In the first ever report into the Metropolitan Police’s gangs database, known as the Gangs Matrix, our research raises concerns at every level of the process. How people come to be placed on the database - and those people are disproportionately young black men - to how wide sharing of the database might impact all sorts of areas of their lives when they’re on it, from schooling to housing, and the difficulties and lack of transparency in how people are reviewed or removed from it. We found that the Gangs Matrix is not only unfit for purpose - but likely detrimental to the purpose.
I think it’s important to set out how we came to undertake this particular piece of research – which actually resulted from conversations with Met Police officers about the use of new and evolving technologies and data storage in policing - and how these technologies interact with human rights. The Gangs Matrix came up again and again in discussions, and eventually the concerns we kept hearing led to this report being developed.
The Metropolitan Police Service’s gang-mapping database, known as the Gangs Matrix, was launched in 2012 as part of a highly-politicised response to the 2011 London riots. It lists individuals as “gang nominals” with each given an automated violence ranking of green, amber or red.
As of October 2017, there were 3,806 people listed on the Matrix. More than three-quarters (a total of 78%) of people on the Matrix are black. That is a disproportionate number given the Met’s own statistics show that only 27% of those responsible for serious youth violence are black.
This disproportional impact on young black men is central to our concern. The ‘gang’ label is disproportionately assigned to black men and boys, even where an individual’s offending profile is otherwise the same as a white individual who is not so labelled. This reflects a historic pattern of over-policing of Black, Asian and minority ethnic (BAME) communities.
Indeed, time and time again police officers and other people who use the Gangs Matrix said that the use of the ‘G word’ was unhelpful and pointed to the racialised focus on the concept of the ‘gang’. Police officers raised concerns with Amnesty researchers about the conflation of gang crime with serious youth violence, even though in reality there is not as much overlap as presumed. The Mayor’s Office for Policing and Crime found that, in actual fact, more than 80% of all knife-crime incidents resulting in injury to a victim aged under 25 in London were deemed to be non-gang-related.
It’s important to say that of course the Metropolitan Police have an obligation to protect people in London from serious crime. In a context where both serious youth violence and knife crime are on the rise, tackling violence should be a clear policing priority for the Metropolitan Police, requiring both effective intelligence-gathering and law enforcement tactics. This includes having the ability to track individuals involved in prolific violence.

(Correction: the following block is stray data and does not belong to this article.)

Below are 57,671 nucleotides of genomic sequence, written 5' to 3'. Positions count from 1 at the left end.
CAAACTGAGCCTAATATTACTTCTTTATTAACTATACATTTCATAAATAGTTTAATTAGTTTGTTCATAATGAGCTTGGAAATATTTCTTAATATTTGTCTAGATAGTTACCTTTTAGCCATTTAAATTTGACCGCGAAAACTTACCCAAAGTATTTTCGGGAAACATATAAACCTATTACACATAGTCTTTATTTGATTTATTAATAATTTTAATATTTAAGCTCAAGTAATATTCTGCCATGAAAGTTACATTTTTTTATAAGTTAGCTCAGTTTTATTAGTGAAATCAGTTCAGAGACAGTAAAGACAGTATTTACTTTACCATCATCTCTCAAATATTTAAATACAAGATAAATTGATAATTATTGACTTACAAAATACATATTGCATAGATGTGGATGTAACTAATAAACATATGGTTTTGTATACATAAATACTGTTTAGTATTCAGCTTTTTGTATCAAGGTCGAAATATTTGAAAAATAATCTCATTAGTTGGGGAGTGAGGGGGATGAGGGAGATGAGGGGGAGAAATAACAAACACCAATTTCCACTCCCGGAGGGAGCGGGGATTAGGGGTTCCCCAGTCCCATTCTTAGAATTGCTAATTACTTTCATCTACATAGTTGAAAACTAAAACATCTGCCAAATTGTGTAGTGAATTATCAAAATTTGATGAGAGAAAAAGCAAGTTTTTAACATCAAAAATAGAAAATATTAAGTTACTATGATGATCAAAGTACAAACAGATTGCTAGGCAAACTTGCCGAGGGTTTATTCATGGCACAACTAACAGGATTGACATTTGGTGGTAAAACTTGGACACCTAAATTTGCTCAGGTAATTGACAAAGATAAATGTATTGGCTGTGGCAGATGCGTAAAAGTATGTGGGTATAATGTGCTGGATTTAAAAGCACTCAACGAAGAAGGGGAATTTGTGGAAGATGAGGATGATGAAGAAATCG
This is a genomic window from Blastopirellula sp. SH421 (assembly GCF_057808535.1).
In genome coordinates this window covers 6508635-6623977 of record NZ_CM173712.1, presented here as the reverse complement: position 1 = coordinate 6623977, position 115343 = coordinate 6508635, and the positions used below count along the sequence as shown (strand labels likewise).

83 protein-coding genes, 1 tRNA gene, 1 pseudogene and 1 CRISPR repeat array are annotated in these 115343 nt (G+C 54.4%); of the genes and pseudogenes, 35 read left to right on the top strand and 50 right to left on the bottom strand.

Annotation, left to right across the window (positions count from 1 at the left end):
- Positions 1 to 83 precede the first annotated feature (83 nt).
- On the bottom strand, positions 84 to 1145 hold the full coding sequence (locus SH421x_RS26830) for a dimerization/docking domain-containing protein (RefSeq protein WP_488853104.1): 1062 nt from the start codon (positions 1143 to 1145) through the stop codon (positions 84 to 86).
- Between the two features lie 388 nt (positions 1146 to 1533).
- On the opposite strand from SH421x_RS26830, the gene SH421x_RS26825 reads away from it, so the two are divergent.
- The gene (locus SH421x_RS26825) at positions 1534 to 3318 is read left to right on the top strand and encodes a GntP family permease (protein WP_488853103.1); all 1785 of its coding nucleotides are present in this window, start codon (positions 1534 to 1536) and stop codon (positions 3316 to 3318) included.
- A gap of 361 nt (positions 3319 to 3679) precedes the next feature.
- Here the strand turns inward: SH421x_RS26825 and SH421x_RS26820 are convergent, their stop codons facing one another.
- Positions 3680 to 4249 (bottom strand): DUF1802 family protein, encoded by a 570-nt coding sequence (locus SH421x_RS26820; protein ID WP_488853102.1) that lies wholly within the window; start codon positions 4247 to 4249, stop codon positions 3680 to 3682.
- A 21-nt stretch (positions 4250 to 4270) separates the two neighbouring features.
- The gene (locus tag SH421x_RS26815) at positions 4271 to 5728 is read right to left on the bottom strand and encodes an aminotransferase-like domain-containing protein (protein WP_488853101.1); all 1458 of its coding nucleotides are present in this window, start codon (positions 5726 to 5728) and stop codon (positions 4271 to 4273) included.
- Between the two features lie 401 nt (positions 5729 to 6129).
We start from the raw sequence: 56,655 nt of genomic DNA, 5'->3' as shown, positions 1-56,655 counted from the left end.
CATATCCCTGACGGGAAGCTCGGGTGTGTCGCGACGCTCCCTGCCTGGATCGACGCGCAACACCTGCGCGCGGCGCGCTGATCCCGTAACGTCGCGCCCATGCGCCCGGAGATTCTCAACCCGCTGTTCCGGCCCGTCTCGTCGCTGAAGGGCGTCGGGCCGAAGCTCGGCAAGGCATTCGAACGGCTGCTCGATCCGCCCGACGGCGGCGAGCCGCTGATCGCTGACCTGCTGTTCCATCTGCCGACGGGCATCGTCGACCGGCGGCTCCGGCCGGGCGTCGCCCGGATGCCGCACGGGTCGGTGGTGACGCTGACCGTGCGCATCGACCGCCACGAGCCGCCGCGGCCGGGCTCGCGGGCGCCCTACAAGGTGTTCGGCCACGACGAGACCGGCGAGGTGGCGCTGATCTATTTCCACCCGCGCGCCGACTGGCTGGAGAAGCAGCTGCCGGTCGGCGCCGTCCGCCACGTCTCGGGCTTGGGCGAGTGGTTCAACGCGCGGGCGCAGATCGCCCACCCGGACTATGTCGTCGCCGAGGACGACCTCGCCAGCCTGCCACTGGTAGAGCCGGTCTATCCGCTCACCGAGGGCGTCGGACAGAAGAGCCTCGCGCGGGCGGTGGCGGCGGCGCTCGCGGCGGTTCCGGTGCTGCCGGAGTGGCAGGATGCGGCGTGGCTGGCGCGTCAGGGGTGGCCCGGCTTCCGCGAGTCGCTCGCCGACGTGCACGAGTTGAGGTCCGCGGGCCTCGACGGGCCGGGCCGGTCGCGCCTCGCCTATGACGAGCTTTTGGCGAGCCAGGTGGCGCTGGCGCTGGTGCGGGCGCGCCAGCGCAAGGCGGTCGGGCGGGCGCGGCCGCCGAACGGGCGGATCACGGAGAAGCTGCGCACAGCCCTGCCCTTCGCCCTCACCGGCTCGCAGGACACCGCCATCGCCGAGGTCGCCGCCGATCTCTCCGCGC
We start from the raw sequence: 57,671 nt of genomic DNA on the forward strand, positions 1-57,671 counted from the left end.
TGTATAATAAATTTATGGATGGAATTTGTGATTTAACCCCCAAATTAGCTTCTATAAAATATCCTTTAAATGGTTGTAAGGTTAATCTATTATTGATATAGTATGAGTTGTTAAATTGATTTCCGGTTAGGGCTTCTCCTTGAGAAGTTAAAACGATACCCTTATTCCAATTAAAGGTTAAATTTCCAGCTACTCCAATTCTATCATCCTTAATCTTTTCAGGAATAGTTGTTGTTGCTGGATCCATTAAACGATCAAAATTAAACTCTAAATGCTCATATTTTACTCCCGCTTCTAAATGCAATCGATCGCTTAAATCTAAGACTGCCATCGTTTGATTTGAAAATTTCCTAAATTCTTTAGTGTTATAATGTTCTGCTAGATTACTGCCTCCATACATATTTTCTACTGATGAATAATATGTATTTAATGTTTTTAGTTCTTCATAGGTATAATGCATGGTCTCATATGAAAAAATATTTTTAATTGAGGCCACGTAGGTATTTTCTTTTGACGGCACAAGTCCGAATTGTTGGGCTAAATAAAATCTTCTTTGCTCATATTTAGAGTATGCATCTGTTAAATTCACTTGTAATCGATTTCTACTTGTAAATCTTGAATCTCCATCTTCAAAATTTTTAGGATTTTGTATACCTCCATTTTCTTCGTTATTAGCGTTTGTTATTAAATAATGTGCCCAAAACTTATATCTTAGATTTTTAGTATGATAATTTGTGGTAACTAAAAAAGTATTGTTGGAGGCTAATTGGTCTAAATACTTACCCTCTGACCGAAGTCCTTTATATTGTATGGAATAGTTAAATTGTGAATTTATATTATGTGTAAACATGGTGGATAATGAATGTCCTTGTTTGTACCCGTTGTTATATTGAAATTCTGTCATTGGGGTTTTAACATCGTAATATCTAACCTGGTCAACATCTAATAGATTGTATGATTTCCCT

However, police data collection on “gangs” sweeps up a much wider group of people than those who are actually involved in serious or violent offending.
The police must be given the powers to do their job, but they must also do it in a way that does not discriminate against people based only factors such as the colour of their skin, the postcode where they grow up or the way they express their identity – for example, sharing grime music videos on YouTube which use gang names or signs, which is apparently considered an indicator of possible gang affiliation. Police must judge people on their criminal actions, not on their associations.
We were concerned to learn that in some instances police officers were setting up fake social media profiles to monitor people they view as possible gang members. That practice may in some instances be in breach of the Regulation of Investigatory Powers Act.
The report concludes that in the case of police officers “friending”, or otherwise forming an online relationship with a potential person of interest, a warrant is clearly required and police officers did not know that to be necessary.
Amnesty is calling for the Information Commissioner’s Office to urgently review the operation and the use of the Matrix by police and others – and to set up a public inquiry to do so.
Because of unrestrained data sharing between the police and government agencies the stigmatising ‘red flag’ of being on the Matrix appears to follow people through their interaction with other service providers, from housing to education, and to the job centre.
Amnesty is concerned that these data sharing practices may have a wider serious impact on the rights of those listed on the Gangs Matrix, perpetuating a cycle of exclusion that leads to the further overrepresentation of black boys and men in the criminal justice system whilst narrowing their horizon of opportunities across access to housing, education, training and employment.
We believe the Mayor of London Sadiq Khan needs to urgently address this issue, and make sure there is a comprehensive and transparent review of the Matrix. If it cannot be brought in line with international human rights standards, then it must be dismantled.